Christians need to be taught, fed and guided by the Word of God. Spiritual gifts have been divinely given for the purpose of the saints being brought to maturity. In Ephesians 4, these gifts are men whom the Lord has saved. In I Corinthians 12 and Romans 12, the gifts are seen as spiritual abilities given to the men. The unity of the Godhead is seen in the impartation of gift, while the diversity of gift is attributed to the Holy Spirit (1 Cor 12:4). All true gift originates in God, and should be exercised in subjection to the Lordship of Christ, and in the energy of the Holy Spirit. In I Corinthians 12 – 14, the gifts functioned without human arrangement. This did not mean a “free for all” to speak regardless of ability or profit. All things were to be done decently and in order (1 Cor 14:26, 40). In verses 26-29, whether a psalm, doctrine or speaking to meet a present need as did the prophet, there is no prearrangement of speakers, subjects or time given to any participant. The man with “the five words” might be greatly gifted (Paul was) but could give a condensed ministry as needed. We need much exercise lest the Holy Spirit be quenched either by human arrangement or refusal of God-given ministry The power of the Holy Spirit is needed to receive the things of God and for proper words to convey the mind of God to others (1 Cor 2:10-14).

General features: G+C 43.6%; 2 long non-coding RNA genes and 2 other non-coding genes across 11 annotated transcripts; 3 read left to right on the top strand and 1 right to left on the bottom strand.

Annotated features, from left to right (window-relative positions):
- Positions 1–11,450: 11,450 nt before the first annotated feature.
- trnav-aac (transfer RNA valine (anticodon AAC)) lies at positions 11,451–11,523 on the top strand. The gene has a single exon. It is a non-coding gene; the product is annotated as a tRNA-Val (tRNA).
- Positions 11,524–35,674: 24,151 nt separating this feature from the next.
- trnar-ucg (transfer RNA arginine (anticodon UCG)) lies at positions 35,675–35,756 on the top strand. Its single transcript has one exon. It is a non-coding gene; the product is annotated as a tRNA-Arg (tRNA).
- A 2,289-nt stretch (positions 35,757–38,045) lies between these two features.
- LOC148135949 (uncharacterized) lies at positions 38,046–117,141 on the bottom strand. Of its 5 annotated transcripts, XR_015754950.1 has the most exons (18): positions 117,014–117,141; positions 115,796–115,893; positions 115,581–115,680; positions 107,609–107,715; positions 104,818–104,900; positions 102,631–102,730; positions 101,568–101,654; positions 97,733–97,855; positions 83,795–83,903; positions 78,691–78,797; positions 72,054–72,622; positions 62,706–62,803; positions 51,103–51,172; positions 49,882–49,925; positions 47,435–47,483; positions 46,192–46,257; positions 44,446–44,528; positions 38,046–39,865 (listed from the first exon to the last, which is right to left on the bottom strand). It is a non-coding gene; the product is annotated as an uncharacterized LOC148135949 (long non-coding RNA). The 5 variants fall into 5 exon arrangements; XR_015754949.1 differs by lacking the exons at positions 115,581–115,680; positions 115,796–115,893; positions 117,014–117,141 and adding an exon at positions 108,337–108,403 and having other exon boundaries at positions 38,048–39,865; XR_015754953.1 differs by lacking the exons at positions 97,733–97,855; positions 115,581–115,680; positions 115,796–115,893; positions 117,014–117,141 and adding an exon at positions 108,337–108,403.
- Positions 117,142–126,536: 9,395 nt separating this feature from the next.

The divine ideal is to preach the gospel of God “in demonstration of the Spirit and of power” (1 Cor 2:4), or as Peter writes (1 Pet 1:12), “them that have preached the gospel unto you with the Holy Spirit sent down from heaven.” This should be the aim of all who preach the gospel, which is a message very different from much of the story telling of the present day. This tends to touch the emotions resulting in empty profession, whereas the gospel preached with Holy Spirit power produces conviction, leading to repentance and salvation. We should preach it with the dignity that it demands as a message divinely ordained for the furtherance of the purpose of God and the advancement of His kingdom. We cannot “popularize” a message designed to bring sinners to repentance and remission of sins. We need to learn anew that we are utterly dependent upon the PRESENCE and POWER of the HOLY SPIRIT in the church. Let us then make more use of “access to the Father, through the Son, in one Spirit” (Eph 2:18), that we might have greater liberty and power in worship, prayer, ministry of the Word and gospel preaching.